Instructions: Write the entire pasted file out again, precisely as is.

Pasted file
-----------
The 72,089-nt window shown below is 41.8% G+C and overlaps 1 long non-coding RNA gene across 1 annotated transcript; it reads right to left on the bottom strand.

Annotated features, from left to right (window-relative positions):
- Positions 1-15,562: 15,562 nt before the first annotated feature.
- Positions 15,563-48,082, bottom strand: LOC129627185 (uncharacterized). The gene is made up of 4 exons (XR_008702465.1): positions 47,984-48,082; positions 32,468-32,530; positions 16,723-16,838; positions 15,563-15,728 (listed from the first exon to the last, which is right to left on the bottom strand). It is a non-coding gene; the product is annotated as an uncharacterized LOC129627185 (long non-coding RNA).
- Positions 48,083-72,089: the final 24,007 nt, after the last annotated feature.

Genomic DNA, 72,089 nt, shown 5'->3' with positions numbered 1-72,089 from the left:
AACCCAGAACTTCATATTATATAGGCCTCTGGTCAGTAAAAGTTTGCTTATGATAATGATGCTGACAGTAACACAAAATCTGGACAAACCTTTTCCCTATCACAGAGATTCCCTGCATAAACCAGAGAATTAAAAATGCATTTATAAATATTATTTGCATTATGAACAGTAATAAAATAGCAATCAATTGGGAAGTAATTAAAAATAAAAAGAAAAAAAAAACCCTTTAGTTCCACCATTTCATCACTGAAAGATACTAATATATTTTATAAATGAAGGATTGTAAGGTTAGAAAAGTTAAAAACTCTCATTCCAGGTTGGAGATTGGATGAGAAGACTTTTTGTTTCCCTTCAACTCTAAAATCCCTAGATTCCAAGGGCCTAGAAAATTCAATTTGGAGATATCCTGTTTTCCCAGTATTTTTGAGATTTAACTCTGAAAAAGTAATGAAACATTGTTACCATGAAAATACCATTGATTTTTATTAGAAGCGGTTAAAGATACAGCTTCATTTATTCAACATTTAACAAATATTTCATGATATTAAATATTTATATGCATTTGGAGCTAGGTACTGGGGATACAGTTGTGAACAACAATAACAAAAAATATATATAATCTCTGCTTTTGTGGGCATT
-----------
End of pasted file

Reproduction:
The 72,089-nt window shown below is 41.8% G+C and overlaps 1 long non-coding RNA gene across 1 annotated transcript; it reads right to left on the bottom strand.

Annotated features, from left to right (window-relative positions):
- Positions 1-15,562: 15,562 nt before the first annotated feature.
- Positions 15,563-48,082, bottom strand: LOC129627185 (uncharacterized). The gene is made up of 4 exons (XR_008702465.1): positions 47,984-48,082; positions 32,468-32,530; positions 16,723-16,838; positions 15,563-15,728 (listed from the first exon to the last, which is right to left on the bottom strand). It is a non-coding gene; the product is annotated as an uncharacterized LOC129627185 (long non-coding RNA).
- Positions 48,083-72,089: the final 24,007 nt, after the last annotated feature.

Genomic DNA, 72,089 nt, shown 5'->3' with positions numbered 1-72,089 from the left:
AACCCAGAACTTCATATTATATAGGCCTCTGGTCAGTAAAAGTTTGCTTATGATAATGATGCTGACAGTAACACAAAATCTGGACAAACCTTTTCCCTATCACAGAGATTCCCTGCATAAACCAGAGAATTAAAAATGCATTTATAAATATTATTTGCATTATGAACAGTAATAAAATAGCAATCAATTGGGAAGTAATTAAAAATAAAAAGAAAAAAAAAACCCTTTAGTTCCACCATTTCATCACTGAAAGATACTAATATATTTTATAAATGAAGGATTGTAAGGTTAGAAAAGTTAAAAACTCTCATTCCAGGTTGGAGATTGGATGAGAAGACTTTTTGTTTCCCTTCAACTCTAAAATCCCTAGATTCCAAGGGCCTAGAAAATTCAATTTGGAGATATCCTGTTTTCCCAGTATTTTTGAGATTTAACTCTGAAAAAGTAATGAAACATTGTTACCATGAAAATACCATTGATTTTTATTAGAAGCGGTTAAAGATACAGCTTCATTTATTCAACATTTAACAAATATTTCATGATATTAAATATTTATATGCATTTGGAGCTAGGTACTGGGGATACAGTTGTGAACAACAATAACAAAAAATATATATAATCTCTGCTTTTGTGGGCATT